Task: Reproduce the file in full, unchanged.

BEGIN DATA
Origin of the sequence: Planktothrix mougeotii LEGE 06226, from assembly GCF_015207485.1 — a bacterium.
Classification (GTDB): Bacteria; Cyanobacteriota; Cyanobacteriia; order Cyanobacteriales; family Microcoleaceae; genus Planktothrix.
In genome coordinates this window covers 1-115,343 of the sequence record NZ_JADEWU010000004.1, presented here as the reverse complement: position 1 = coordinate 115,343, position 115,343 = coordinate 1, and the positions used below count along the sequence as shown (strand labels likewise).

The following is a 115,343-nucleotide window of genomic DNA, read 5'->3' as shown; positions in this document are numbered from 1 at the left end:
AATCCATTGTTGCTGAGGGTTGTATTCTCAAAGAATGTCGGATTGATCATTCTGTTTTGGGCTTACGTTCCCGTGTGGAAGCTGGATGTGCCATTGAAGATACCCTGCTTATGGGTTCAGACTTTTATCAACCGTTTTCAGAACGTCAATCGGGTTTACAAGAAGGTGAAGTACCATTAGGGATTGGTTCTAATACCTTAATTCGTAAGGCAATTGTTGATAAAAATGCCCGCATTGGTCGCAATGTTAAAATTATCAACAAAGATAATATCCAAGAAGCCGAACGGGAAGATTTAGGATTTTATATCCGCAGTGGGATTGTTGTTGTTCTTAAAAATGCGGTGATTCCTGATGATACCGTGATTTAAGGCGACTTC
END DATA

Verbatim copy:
Origin of the sequence: Planktothrix mougeotii LEGE 06226, from assembly GCF_015207485.1 — a bacterium.
Classification (GTDB): Bacteria; Cyanobacteriota; Cyanobacteriia; order Cyanobacteriales; family Microcoleaceae; genus Planktothrix.
In genome coordinates this window covers 1-115,343 of the sequence record NZ_JADEWU010000004.1, presented here as the reverse complement: position 1 = coordinate 115,343, position 115,343 = coordinate 1, and the positions used below count along the sequence as shown (strand labels likewise).

The following is a 115,343-nucleotide window of genomic DNA, read 5'->3' as shown; positions in this document are numbered from 1 at the left end:
AATCCATTGTTGCTGAGGGTTGTATTCTCAAAGAATGTCGGATTGATCATTCTGTTTTGGGCTTACGTTCCCGTGTGGAAGCTGGATGTGCCATTGAAGATACCCTGCTTATGGGTTCAGACTTTTATCAACCGTTTTCAGAACGTCAATCGGGTTTACAAGAAGGTGAAGTACCATTAGGGATTGGTTCTAATACCTTAATTCGTAAGGCAATTGTTGATAAAAATGCCCGCATTGGTCGCAATGTTAAAATTATCAACAAAGATAATATCCAAGAAGCCGAACGGGAAGATTTAGGATTTTATATCCGCAGTGGGATTGTTGTTGTTCTTAAAAATGCGGTGATTCCTGATGATACCGTGATTTAAGGCGACTTC